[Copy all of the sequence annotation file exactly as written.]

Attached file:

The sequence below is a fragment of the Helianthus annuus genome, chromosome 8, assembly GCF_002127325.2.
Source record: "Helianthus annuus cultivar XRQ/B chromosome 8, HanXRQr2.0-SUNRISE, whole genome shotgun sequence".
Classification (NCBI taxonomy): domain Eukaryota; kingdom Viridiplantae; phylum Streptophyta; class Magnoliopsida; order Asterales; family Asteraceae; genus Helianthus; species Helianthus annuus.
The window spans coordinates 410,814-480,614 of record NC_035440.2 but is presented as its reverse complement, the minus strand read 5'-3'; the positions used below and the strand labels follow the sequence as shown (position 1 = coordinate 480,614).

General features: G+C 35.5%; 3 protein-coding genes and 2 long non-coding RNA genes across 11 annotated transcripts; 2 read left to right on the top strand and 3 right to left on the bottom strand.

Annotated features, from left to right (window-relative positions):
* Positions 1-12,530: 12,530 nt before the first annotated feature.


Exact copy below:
The sequence below is a fragment of the Helianthus annuus genome, chromosome 8, assembly GCF_002127325.2.
Source record: "Helianthus annuus cultivar XRQ/B chromosome 8, HanXRQr2.0-SUNRISE, whole genome shotgun sequence".
Classification (NCBI taxonomy): domain Eukaryota; kingdom Viridiplantae; phylum Streptophyta; class Magnoliopsida; order Asterales; family Asteraceae; genus Helianthus; species Helianthus annuus.
The window spans coordinates 410,814-480,614 of record NC_035440.2 but is presented as its reverse complement, the minus strand read 5'-3'; the positions used below and the strand labels follow the sequence as shown (position 1 = coordinate 480,614).

General features: G+C 35.5%; 3 protein-coding genes and 2 long non-coding RNA genes across 11 annotated transcripts; 2 read left to right on the top strand and 3 right to left on the bottom strand.

Annotated features, from left to right (window-relative positions):
* Positions 1-12,530: 12,530 nt before the first annotated feature.